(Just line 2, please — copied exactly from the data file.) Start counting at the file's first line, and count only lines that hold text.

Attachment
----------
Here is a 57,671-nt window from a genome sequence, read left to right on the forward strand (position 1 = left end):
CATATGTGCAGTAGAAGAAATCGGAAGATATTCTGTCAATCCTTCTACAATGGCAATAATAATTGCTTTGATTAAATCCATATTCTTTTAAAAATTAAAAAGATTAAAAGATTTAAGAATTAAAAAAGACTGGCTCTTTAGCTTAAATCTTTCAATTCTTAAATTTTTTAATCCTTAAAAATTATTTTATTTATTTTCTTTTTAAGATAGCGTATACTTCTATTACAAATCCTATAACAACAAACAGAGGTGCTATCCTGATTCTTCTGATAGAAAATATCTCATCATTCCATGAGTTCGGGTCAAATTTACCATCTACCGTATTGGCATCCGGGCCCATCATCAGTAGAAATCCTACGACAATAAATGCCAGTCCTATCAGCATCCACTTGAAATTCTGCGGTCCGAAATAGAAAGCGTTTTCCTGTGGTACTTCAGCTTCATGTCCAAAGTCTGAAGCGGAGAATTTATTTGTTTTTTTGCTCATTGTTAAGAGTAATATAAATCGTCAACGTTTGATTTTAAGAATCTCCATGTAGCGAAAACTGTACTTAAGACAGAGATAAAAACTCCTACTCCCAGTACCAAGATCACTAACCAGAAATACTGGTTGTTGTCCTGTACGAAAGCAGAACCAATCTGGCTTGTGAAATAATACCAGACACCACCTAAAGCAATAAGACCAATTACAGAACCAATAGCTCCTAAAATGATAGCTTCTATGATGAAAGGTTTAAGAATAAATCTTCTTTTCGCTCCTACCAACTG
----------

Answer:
CATATGTGCAGTAGAAGAAATCGGAAGATATTCTGTCAATCCTTCTACAATGGCAATAATAATTGCTTTGATTAAATCCATATTCTTTTAAAAATTAAAAAGATTAAAAGATTTAAGAATTAAAAAAGACTGGCTCTTTAGCTTAAATCTTTCAATTCTTAAATTTTTTAATCCTTAAAAATTATTTTATTTATTTTCTTTTTAAGATAGCGTATACTTCTATTACAAATCCTATAACAACAAACAGAGGTGCTATCCTGATTCTTCTGATAGAAAATATCTCATCATTCCATGAGTTCGGGTCAAATTTACCATCTACCGTATTGGCATCCGGGCCCATCATCAGTAGAAATCCTACGACAATAAATGCCAGTCCTATCAGCATCCACTTGAAATTCTGCGGTCCGAAATAGAAAGCGTTTTCCTGTGGTACTTCAGCTTCATGTCCAAAGTCTGAAGCGGAGAATTTATTTGTTTTTTTGCTCATTGTTAAGAGTAATATAAATCGTCAACGTTTGATTTTAAGAATCTCCATGTAGCGAAAACTGTACTTAAGACAGAGATAAAAACTCCTACTCCCAGTACCAAGATCACTAACCAGAAATACTGGTTGTTGTCCTGTACGAAAGCAGAACCAATCTGGCTTGTGAAATAATACCAGACACCACCTAAAGCAATAAGACCAATTACAGAACCAATAGCTCCTAAAATGATAGCTTCTATGATGAAAGGTTTAAGAATAAATCTTCTTTTCGCTCCTACCAACTG